ارتباط بین ابعاد دلبستگی و آسیب شناسی روانی در یک نمونه بزرگ از بیماران مبتلا به روان پریشی
|کد مقاله||سال انتشار||مقاله انگلیسی||ترجمه فارسی||تعداد کلمات|
|36052||2015||6 صفحه PDF||سفارش دهید||5500 کلمه|
Publisher : Elsevier - Science Direct (الزویر - ساینس دایرکت)
Journal : Psychiatry Research, Volume 228, Issue 1, 30 July 2015, Pages 83–88
Attachment theory is a powerful theoretical framework that complements and extents current models psychosis. We tested the hypothesis that attachment anxiety and avoidance are differentially associated with the severity of positive, negative and general psychopathology symptoms in patients with a diagnosis of psychosis. Five hundred patients with DSM-IV or ICD-10 diagnoses of psychotic disorders (schizophrenia, schizoaffective or non-affective psychosis) from independent samples from Netherlands, United Kingdom and Israel completed the Relationship Questionnaire. Psychopathology was assessed with the Positive and Negative Syndromes Scale. We used both categorical and dimensional approach to attachment data, which were analyzed using ANOVA with post-hoc tests, Pearson׳s correlations and multiple regression analysis. The conservative level of statistical significance was established (p<0.001) to control for multiple testing. After adjustment for possible confounders, attachment anxiety predicted severity of positive symptoms as well as affective symptoms. Both attachment anxiety and avoidance were associated with severity of hallucinations and persecution Contrary to predictions, attachment avoidance was not associated with overall scores for negative symptoms, although there was some evidence of relatively weaker association between avoidance and social and emotional withdrawal.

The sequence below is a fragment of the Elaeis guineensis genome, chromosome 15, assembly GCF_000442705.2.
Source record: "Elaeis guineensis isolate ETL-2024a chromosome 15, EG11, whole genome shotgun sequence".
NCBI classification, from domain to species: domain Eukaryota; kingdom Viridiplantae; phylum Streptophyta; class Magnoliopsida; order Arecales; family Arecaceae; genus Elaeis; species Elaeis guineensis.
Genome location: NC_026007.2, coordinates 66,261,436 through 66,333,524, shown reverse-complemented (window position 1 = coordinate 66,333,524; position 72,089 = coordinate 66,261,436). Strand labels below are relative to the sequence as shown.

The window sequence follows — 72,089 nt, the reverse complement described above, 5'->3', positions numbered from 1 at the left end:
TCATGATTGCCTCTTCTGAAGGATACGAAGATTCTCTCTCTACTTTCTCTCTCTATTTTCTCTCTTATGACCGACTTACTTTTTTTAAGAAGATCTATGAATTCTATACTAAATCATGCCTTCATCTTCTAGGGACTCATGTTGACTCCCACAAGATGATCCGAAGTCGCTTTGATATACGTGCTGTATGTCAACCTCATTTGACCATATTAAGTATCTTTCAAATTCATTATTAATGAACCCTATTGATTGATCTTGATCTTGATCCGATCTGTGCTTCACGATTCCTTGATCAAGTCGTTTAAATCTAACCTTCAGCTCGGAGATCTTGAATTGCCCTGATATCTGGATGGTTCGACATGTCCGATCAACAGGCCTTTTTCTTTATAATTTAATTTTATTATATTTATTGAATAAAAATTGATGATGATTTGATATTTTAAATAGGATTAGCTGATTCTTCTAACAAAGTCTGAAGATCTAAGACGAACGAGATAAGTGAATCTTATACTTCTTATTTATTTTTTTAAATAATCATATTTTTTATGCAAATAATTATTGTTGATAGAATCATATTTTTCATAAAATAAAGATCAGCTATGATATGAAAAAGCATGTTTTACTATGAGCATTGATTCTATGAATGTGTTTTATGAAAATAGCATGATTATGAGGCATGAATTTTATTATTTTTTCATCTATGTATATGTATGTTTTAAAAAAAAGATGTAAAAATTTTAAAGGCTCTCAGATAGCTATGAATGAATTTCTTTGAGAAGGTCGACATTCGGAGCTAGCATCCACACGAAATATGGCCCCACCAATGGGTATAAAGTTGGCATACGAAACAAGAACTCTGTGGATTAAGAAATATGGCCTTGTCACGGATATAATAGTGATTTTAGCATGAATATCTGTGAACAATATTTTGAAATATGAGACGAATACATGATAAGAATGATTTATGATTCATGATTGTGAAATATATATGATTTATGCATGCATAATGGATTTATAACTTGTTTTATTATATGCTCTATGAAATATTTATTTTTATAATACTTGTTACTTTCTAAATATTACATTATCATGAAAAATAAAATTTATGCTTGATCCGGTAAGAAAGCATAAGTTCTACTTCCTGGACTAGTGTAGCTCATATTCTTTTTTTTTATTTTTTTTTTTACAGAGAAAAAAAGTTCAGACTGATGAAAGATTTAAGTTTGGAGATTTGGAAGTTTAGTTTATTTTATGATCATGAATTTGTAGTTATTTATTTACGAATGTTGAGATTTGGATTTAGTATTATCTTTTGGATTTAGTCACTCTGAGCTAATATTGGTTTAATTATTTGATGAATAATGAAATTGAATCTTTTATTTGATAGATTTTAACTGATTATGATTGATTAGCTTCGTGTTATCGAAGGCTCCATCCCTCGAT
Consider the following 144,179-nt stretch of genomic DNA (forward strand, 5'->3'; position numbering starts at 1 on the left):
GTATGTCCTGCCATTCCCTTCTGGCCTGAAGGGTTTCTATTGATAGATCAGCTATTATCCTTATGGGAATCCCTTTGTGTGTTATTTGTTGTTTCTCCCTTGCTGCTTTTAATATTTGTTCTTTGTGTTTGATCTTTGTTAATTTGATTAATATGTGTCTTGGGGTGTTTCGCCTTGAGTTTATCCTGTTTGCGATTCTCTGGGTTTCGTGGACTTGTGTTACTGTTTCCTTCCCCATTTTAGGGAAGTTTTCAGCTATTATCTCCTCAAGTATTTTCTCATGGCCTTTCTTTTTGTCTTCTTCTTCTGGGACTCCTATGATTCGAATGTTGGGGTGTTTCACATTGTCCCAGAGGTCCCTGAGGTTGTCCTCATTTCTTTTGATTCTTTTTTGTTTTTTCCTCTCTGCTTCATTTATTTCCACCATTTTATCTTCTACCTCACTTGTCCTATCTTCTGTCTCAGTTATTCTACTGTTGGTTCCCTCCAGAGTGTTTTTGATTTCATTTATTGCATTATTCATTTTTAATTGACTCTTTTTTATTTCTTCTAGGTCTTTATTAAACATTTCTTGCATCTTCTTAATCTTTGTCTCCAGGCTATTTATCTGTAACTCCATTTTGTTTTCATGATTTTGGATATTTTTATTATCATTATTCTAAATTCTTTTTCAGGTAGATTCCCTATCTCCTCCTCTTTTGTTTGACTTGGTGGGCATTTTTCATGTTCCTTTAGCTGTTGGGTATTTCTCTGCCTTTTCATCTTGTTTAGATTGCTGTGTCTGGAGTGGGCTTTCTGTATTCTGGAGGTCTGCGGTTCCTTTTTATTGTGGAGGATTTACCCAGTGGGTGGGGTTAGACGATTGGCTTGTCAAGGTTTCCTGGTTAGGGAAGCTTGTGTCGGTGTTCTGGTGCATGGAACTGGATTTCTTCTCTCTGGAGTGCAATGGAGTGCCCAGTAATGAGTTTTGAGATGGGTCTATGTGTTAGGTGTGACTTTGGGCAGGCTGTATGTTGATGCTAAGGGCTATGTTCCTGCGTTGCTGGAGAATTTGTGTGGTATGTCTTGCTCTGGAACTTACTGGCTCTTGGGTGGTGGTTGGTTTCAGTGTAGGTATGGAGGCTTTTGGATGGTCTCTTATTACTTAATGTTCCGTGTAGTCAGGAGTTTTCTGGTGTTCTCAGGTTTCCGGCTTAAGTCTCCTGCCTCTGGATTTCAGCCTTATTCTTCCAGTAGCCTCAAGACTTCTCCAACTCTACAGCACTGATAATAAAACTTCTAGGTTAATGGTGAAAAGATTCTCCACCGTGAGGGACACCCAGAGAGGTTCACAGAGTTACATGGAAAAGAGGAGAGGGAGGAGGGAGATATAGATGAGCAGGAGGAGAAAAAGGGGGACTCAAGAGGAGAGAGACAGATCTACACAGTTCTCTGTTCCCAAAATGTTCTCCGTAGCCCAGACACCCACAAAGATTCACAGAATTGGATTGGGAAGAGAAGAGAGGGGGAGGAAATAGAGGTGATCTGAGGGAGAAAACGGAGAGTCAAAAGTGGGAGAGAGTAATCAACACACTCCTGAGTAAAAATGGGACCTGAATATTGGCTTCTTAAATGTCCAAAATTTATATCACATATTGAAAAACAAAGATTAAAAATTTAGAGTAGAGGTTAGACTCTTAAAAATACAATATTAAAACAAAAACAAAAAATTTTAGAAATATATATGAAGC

The role of trauma in the development of psychosis is well-established and there is now growing interest in elucidating the mechanisms through which trauma exerts its influence (Read and Bentall, 2012). It has been argued that attachment theory is a powerful theoretical framework that both complements and usefully extents current models of the development and persistence of psychosis (Korver-Nieberg et al., 2014, Gumley et al., 2014a and Gumley et al., 2014b). Insecure attachment styles may develop as a result of suboptimal caregiving in earlier life and are associated with later difficulties in regulating affect, poorer interpersonal functioning and negative beliefs about the self and others (Mikulincer and Shaver, 2012). They are hypothesised to increase vulnerability to the development of psychosis and are associated with worse outcomes in terms of symptom severity and course of illness (Korver-Nieberg et al., 2014; Gumley et al., 2014a and Gumley et al., 2014b). Conversely, secure attachment, which is associated with a positive self-image, a capacity to manage distress, comfort with autonomy and in forming relationships with others is hypothesised to be an important protective factor in the context of mental disorder (Mikulincer and Shaver, 2012). There are different methods of assessing and conceptualising attachment styles in adulthood. Bartholomew and Horowitz (1991) describe a four category model of adult attachment and have developed a brief self-report questionnaire to assess an individual׳s attachment style. As shown in Fig. 1, the four categories of attachment (secure, preoccupied, dismissing and fearful) can also be conceptualised as dimensions, either in cognitive terms as beliefs about self and others, or in affective terms as anxiety and avoidance. The dimensions of attachment anxiety and avoidance have been found to underlie a number of other self-report measures of attachment (Brennan et al., 1998). Bartholomew and Horowitz׳s (1991) model of adult attachment. Fig. 1. Bartholomew and Horowitz׳s (1991) model of adult attachment. Figure options As different types of insecure attachment are associated with different methods of regulating distress and self-other beliefs, it is possible that attachment styles may be differentially associated with specific symptom profiles. Preoccupied attachment or higher attachment anxiety is associated with hyper-activating coping strategies (excessive proximity seeking) that results in difficulties in regulating negative affect as well as sensitivity to threat (Mikulincer and Shaver, 2012). Conversely, dismissing or high avoidant attachment is associated with deactivating coping strategies that result in a blocking of conscious emotions, withdrawal from others and impaired mentalization (Mikulincer and Shaver, 2012). Fearful attachment is associated with both high levels of anxiety and avoidance or ‘disorganisation’ of the attachment system. Previous research has generated mixed findings in relation to associations between symptoms profiles and insecure attachment patterns (Berry et al., 2008, Ponizovsky et al., 2007, Ponizovsky et al., 2013, Korver-Nieberg et al., 2014 and Korver-Nieberg et al., 2013). However, two recent reviews of the psychosis and attachment literature conclude that there is good evidence that dismissing-avoidant attachment is associated with positive symptoms and to a lesser extent negative symptoms (Korver-Nieberg et al., 2014, Gumley et al., 2014a and Gumley et al., 2014b). There is also some evidence that preoccupied/anxious attachment is associated with positive and affective symptoms, but not negative symptoms. The role of fearful attachment has been relatively less well researched, but a related concept of disorganised attachment has been implicated as a potential risk factor for the development of psychosis (Harder, 2014). Although there is a growing consensus of the importance of attachment theory to the understanding of psychosis, there are limitations in the existing literature including small sample sizes, different ways of conceptualising and assessing attachment and cultural differences in attachment patterns. Accordingly, the aims of this study are to explore associations between attachment style and symptoms of psychosis in a large cross-cultural sample of patients who all completed the Bartholomew and Horowitz׳s (1991) Relationship Questionnaire (RQ) to assess attachment (we refer to Fig. 1 for a description of the attachment prototypes as assessed with the RQ). Consistent with previous research and theoretical formulations (Korver-Nieberg et al., 2014, Gumley et al., 2014a, Gumley et al., 2014b and Harder, 2014), we hypothesised that preoccupied attachment (or high attachment anxiety) would be associated with positive and affective symptoms of psychosis, and dismissing attachment (or high avoidant attachment) would increase vulnerability to both negative and positive symptoms. Further, we hypothesised that fearful attachment would be implicated in positive, affective and negative symptoms, whereas secure attachment would be negatively correlated with positive, affective and negative symptoms. Our primary aim was to investigate associations between attachment and symptom domains. However, in line with a single-symptom approach to understanding psychosis, we specifically investigated associations between attachment and two of the key positive symptoms of psychosis: hallucinations and paranoia. In line with previous studies, we predicted positive associations between all types of insecure attachment and both more severe hallucinations and more severe persecution.